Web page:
"They want all the benefits of selling on a land contract but when it comes time to evict the person they want that super quick, non-payment of rent eviction that’s really built for tenants, not buyers," said McGuire.
This is the case with Alita Crowley.
Since 2017 the Detroiter was under the impression she was buying her towering, brick duplex in Grandmont Rosedale. DPX put the taxes in her name. They filed a Quit Claim Deed with the Wayne County Register of Deeds — signed by Kelly — that indicated she was the new owner. And like a mortgage, her monthly payment receipts had a loan number scrawled across the top.
Yet despite these signifiers of homeownership, Crowley received a notice that she is due in court on Jan. 25 for non-payment of rent.
"I’m not a tenant. I’m not a renter. I’m a homebuyer," Crowley said on a windy day last month, almost laughing at the absurdity of the situation.
"I’m responsible for every single thing that goes on in this house," she continued, explaining that as part of her "lease with option to purchase" she took on all the responsibilities of maintenance in the home, which tax records show a Kelly LLC picked up at the 2010 Wayne County tax auction for $4,000. Crowley had agreed to purchase it via a "rent to own" contract for $25,500.
"Since I’ve been here I’ve put a roof on the house, I’ve installed a furnace, and just recently through God’s grace, Wayne Metro helped me get plumbing and things up and running," Crowley continued, explaining that it was these very expenses that had her fall behind on her monthly payments.
According to Crowley sewage began flooding her basement last spring. While in a rental situation this issue would fall on a landlord because she was a homebuyer the responsibility — and payment — fell on her.
"I could not stay within the home that way, so I used what I had and that was the money I had on deck," she said.
The Detroiter is due in court next week. She plans to bring all her paperwork to show she is in fact not a renter. She is also now working with United Community Housing Coalition (UCHC) a local non-profit that helps vulnerable homeowners and renters.
"Catching these 54 meant that we’re going to really stress trying to get attorneys on at least every one of the 25 that are these purchase cases," said Ted Phillips the director of UCHC, who acknowledged that while Crowley and others like her will get the legal help they need, catching such cases can be hard, especially since Detroit does not have "right to counsel" for landlord-tenant cases right now.
"It's unusual. Usually they’re going to get away with it," he said.
Having worked in the housing sector for decades Phillips is familiar with Kelly. He's also a bit jaded; not surprised that despite litigation, the property owner is continuing with practices that have been called out.
"The problem is there’s no serious punishment for this. It’s as if he innocently gave the wrong notice," said Phillips. "When Kelly files the wrong case and gets away with it 8 times out of 10 or 9 times out of 10, you know, that’s the way the system works and it sucks. But until there are some penalties for doing stuff like that, it’s going to go on."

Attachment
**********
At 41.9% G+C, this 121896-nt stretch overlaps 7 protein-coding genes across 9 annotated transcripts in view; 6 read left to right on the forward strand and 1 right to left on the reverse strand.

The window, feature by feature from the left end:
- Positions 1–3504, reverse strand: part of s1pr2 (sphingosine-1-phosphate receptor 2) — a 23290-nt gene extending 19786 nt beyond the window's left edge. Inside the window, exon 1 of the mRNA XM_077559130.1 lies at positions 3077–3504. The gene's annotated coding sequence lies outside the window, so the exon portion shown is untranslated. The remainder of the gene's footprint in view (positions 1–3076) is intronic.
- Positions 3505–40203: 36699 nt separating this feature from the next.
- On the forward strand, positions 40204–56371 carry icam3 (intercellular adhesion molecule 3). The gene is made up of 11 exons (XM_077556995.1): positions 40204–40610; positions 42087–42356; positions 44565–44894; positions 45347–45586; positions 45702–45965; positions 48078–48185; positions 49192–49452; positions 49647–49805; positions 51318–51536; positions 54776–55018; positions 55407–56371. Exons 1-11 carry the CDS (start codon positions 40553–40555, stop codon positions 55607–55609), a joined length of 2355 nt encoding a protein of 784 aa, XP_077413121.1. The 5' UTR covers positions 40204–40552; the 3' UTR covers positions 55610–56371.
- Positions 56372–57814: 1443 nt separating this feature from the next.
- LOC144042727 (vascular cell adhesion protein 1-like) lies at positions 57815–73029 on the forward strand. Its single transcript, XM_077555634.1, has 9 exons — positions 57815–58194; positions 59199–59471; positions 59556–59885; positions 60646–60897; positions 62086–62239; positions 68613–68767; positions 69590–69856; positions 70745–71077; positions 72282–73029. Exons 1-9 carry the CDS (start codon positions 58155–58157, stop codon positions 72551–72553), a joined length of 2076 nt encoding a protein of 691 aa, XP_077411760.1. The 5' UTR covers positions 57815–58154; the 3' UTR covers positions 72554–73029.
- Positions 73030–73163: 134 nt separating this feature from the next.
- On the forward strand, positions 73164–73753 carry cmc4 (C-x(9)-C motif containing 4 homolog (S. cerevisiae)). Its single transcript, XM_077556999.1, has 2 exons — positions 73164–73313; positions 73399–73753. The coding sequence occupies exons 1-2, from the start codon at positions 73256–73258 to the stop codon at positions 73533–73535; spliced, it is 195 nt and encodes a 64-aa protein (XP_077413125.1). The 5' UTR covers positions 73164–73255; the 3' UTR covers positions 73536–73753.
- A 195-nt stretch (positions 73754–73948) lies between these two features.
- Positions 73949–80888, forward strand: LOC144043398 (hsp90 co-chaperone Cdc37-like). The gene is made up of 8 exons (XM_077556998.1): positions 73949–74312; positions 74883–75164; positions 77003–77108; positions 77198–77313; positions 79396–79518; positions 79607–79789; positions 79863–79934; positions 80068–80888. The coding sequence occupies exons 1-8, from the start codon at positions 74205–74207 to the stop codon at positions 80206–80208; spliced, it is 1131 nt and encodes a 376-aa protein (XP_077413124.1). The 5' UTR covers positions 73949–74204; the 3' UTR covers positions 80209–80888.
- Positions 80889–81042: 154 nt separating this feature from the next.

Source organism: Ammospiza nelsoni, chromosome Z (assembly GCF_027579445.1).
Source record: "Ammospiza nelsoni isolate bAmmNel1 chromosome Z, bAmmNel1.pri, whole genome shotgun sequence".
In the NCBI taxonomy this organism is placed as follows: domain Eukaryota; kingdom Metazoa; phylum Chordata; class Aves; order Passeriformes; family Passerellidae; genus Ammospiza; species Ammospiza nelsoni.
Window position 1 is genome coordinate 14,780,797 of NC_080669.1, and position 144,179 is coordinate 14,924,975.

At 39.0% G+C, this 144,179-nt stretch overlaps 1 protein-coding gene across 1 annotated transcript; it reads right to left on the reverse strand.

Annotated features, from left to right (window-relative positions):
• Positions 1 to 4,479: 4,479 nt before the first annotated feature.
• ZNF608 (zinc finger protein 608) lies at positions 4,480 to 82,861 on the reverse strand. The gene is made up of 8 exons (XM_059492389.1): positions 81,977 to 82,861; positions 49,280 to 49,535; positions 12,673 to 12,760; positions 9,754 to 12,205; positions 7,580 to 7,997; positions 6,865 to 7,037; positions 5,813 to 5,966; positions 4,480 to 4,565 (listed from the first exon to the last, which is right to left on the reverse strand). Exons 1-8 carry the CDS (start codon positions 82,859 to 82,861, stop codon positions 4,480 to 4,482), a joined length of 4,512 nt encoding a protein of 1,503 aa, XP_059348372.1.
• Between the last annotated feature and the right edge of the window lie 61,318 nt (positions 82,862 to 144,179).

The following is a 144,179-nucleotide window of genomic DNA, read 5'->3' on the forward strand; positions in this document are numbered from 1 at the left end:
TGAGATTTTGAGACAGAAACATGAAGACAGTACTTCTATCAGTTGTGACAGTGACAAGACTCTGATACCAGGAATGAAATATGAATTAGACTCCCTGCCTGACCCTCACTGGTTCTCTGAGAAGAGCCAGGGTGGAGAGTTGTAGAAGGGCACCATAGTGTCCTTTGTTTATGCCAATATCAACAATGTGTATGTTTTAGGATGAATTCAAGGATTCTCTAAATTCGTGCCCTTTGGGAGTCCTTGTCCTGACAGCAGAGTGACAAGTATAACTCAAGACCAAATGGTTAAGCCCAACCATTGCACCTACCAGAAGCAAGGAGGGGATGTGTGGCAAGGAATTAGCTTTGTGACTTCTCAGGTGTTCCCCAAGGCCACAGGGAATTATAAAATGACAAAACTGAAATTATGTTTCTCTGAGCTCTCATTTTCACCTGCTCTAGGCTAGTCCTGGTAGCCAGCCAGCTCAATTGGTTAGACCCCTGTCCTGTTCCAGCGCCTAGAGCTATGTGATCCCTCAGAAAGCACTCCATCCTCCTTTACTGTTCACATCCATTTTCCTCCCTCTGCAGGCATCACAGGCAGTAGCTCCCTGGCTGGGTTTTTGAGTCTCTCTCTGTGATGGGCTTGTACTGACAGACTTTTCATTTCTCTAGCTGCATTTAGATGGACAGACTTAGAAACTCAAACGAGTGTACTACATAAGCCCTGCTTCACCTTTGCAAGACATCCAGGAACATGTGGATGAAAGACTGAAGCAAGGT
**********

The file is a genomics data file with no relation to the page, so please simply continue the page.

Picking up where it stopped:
And while the two pending suits aim to rectify this, Phillips points out this has not always been the case.
While the city has made public declarations of holding Kelly accountable for years, historically they have privately backtracked. Kelly, and entities associated with him, were sued by the city in 2017, 2018 and 2019 for unpaid property taxes — all three years, the complaints were dismissed.
In 2017, the suit was dismissed because of a noticing issue, according to someone familiar with the case. But in 2018 and 2019, the complaints were dismissed because Kelly agreed to sell the city property for development.
In October 2018, in anticipation of the Fiat Chrysler expansion, the city released Kelly and associated entities from a series of blight tickets and 18 pending lawsuits over unpaid property taxes in exchange for 38 properties around FCA’s east side plant, and 23 properties that the Eastern Market Corporation was interested in for development purpose. 7 Action News tallied up the debts owed on the dismissed 2018 suits. The total was more than $800,000.
In spring 2019, once the FCA deal had been announced, the city went back to Kelly. The self-described speculator owned three parcels — amounting to less than 0.3 acres — that the automaker wanted for an employee parking lot. In exchange for the parcels — land Kelly bought via tax liens for a total of $130 in 1999 — the city agreed to release him, and his associated entities, from over 800 blight tickets and the 2019 property tax suits totaling $1.3 million.
In short: Between 2018 and 2019 Kelly, in exchange for land, has seen over $2 million in penalties, fines, and fees disappear.
The city continues to defend the dismissal of the suits, stating that they needed the parcels in order to complete the FCA deal and create nearly 5,000 new jobs. They do not see it as giving Kelly a pass.
"The fact that Mr. Kelly has escaped consequences in the past is — you have to regard that as a freak coincidence when it comes to the land around the Chrysler development, the FCA development," said Garcia. "He held land that we needed. And he was able to get better than market price because he knew that we needed the land that he held. I don’t think that’s going to happen again to the same degree that going to allow him to escape the same kinds of consequences."
The city's suit is heading towards the discovery phase, according to Garcia. Mantese is pushing for class-action status on his suit this month.
For Crowley the hope is just to make it through her hearing next week and continue back on the path towards homeownership.
"I was born and raised here, I intend to stay here," she said, explaining that ownership allows one to lay down foundations, which is especially important, she said, in a city that's changing as rapidly as Detroit.
"It’s yours and then you can pass it down to your grandchildren, children, whoever," she said, before adding: "But, I need a stake in Detroit."